Despite recently expanding into the space next door, the restaurant is still always packed, so do book in advance. They also do takeaway, but I think it’s best to eat your fish and chips piping hot. And it’s BYOB or Bring Your Own Bottle, which means you can take your own alcohol for a small corkage fee, as they don’t have a licence to sell alcohol.

Opening hours: Tue-Thu & Sat 10.00-18.00, Fri 08.30-18.00, Sun 11.00-18.00, no bookings at weekends

A delightful tea room in Highgate Village that’s popular with locals and tourists alike for its warm service, cream teas and delicious cakes. Afternoon teas at luxury London hotels are booked up weeks if not months in advance, and are also expensive at around £40 a head. This is a charming and much cheaper alternative.

The cakes and scones are baked on the premises every morning by owner Georgina. Her lavender cake and lemon drizzle sponge cake are superb, as is the cream tea with light, fluffy scones, clotted cream and jam. I tried the London Afternoon Blend, but there are many special tea blends to choose from, and you can also buy boxes to take home. The shop also offers a selection of pretty homeware products including English fine china by Burleigh (the cow creamer is a bestseller), aprons and tea towels.

  • Regency Cafe, 17-19 Regency Street, SW1P 4BY, London, Tel: +44 20 7821 6596

Opening hours: Mon-Fri 07.00-14.30, 16.00-19.00, Sat 07.00-12.00

A traditional ‘caff’ or ‘greasy spoon’, the Regency Cafe has been serving customers from builders and politicians to tourists and schoolchildren since 1946. It was also recently voted as one of London’s best eateries – above many more famous and expensive restaurants.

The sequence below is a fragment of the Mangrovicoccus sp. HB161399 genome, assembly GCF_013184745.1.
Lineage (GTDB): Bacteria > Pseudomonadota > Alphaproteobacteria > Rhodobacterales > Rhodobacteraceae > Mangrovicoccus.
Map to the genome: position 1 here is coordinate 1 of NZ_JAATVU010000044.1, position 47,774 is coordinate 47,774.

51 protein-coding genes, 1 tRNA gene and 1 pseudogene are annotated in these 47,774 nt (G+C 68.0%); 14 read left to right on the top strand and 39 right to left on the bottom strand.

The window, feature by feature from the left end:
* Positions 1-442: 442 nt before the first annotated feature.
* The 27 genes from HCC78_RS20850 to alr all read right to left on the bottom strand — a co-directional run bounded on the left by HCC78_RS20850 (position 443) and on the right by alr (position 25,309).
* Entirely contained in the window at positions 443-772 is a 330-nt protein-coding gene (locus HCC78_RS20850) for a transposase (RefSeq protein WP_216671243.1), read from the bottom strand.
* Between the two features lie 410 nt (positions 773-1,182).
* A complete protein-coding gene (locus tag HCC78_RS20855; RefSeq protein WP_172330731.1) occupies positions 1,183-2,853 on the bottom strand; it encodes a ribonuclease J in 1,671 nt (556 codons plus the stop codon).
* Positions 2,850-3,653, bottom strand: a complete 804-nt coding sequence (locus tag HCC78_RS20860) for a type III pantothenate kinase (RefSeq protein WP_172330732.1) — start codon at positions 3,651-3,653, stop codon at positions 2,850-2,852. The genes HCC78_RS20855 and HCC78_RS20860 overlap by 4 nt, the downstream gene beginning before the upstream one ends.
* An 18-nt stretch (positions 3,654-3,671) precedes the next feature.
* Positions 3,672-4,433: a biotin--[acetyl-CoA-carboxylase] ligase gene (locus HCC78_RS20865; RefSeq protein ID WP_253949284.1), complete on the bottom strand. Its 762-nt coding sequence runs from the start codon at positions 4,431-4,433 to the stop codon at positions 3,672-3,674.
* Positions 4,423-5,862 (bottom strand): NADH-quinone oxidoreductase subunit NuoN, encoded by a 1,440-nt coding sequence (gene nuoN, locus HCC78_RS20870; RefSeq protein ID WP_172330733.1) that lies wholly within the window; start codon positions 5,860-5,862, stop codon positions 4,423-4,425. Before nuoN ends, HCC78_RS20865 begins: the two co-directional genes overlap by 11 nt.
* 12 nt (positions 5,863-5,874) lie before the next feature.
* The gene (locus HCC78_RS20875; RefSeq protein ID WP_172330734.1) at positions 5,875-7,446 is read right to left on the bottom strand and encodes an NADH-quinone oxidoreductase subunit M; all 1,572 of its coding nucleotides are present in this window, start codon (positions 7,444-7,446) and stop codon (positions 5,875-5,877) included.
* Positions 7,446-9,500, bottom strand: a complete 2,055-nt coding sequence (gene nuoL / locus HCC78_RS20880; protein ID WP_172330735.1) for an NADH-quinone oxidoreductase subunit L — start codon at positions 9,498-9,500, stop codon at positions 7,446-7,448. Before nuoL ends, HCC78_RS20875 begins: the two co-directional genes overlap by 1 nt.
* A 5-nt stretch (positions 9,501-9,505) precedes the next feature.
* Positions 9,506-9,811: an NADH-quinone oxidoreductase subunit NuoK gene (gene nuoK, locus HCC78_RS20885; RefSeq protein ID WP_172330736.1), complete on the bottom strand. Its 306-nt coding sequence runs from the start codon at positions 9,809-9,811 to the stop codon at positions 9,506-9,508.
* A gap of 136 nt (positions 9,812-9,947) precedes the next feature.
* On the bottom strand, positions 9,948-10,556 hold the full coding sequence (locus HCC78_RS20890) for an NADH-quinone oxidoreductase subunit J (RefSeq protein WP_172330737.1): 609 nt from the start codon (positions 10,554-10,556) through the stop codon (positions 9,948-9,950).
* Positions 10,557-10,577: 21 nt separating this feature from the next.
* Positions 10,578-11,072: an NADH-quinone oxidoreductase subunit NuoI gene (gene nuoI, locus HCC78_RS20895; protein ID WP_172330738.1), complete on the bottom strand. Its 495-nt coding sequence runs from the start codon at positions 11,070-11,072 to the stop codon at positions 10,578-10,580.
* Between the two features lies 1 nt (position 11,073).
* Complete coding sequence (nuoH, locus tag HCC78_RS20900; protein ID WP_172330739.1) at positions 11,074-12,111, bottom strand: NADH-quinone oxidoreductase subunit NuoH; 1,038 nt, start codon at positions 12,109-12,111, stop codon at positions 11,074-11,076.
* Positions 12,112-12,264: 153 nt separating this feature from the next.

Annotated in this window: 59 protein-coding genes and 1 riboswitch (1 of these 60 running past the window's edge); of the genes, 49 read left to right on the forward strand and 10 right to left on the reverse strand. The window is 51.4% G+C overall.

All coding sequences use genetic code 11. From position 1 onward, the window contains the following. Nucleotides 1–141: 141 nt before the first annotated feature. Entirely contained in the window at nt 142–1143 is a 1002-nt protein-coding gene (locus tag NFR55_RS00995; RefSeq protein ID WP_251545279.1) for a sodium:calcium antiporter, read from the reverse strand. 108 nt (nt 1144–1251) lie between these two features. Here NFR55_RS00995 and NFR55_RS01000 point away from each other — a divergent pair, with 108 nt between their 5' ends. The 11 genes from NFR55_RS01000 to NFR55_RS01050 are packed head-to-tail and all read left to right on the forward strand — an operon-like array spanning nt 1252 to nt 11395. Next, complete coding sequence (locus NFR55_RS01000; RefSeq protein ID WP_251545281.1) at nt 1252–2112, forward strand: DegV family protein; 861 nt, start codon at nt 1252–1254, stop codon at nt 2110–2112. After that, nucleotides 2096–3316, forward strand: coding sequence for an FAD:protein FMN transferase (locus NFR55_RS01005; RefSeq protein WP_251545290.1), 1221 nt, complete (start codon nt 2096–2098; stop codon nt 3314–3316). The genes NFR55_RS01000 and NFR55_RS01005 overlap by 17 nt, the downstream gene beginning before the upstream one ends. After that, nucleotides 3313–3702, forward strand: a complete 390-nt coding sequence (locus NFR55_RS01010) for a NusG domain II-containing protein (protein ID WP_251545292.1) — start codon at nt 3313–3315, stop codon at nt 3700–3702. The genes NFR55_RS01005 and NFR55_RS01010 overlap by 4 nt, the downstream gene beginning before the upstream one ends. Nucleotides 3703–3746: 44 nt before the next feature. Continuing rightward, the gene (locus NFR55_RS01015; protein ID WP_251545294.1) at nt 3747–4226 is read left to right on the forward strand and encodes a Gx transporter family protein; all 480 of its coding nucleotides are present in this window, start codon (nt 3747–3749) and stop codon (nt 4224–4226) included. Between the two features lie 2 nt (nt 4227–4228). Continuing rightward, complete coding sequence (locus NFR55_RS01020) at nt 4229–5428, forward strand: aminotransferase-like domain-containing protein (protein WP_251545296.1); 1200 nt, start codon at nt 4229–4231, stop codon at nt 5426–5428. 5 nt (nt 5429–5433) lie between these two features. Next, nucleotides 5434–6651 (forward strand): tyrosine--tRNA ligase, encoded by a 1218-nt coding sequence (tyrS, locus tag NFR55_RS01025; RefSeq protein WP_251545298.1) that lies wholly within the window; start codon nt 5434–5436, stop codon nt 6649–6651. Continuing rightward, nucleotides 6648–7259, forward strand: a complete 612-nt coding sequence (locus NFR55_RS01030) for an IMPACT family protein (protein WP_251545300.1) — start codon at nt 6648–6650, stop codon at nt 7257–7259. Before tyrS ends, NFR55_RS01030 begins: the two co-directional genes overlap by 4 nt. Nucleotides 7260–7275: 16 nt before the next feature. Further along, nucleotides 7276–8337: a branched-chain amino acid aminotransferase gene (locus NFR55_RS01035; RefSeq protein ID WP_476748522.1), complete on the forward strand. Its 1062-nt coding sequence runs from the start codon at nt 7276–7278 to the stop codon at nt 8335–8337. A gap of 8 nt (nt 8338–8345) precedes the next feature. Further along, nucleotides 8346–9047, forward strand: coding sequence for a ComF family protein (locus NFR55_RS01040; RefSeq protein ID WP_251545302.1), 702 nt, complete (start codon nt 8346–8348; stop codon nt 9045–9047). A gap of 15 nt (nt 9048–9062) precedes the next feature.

There’s a method to eating here. Queue up at the counter, place your order, pay for it, find an empty table, then return to the counter to collect your food when Italian owner Marco (with an extraordinary memory for who ordered what) shouts out the orders. Follow this sequence and you won’t get into trouble.

Tea is proper builder’s strength and can be ordered as ‘strong’ or ‘normal’. I had the £5.50 English breakfast deal while the husband created his own breakfast, including homemade bubble and squeak. The food is cheap but good quality, the decor true vintage and it’s fun to eat here.

Opening hours: Mon-Fri breakfast 07.00-10.00, lunch 12.00-15.00, dinner 17.00-22.30

British steakhouse Hawksmoor serves some of the best steaks in London, and the Guildhall branch in the City also serves breakfast from 07.00 to 10.00 on Monday to Friday.

Their full English breakfast at £15 is pretty spectacular and consists of plum pudding bacon, sausage (made of pork, beef & mutton), black pudding, fried eggs, hash brown, grilled mushrooms, roast tomatoes, trotter baked beans and toast. It’s a hearty meal that will easily see you through to lunch or beyond. I certainly skipped lunch after eating my full English!

Even more spectacular is their Hawksmoor Breakfast (£35 for two to share), with all of the above plus smoked bacon chop, short-rib bubble & squeak and grilled bone marrow. This is next on my list once I find someone to eat it with! There are plenty of other breakfast choices too, including fillet and rib-eye.

And while you’re there, why not start the day with a delicious cocktail or two…

  • Simpson’s Tavern, Ball Court, 38 1/2 Cornhill, EC3V 9DR, London, Tel: +44 20 7626 9985

Opening hours: Mon-Fri 08.30-15.30 (last orders), breakfast orders Tue-Fri 08.00-10.30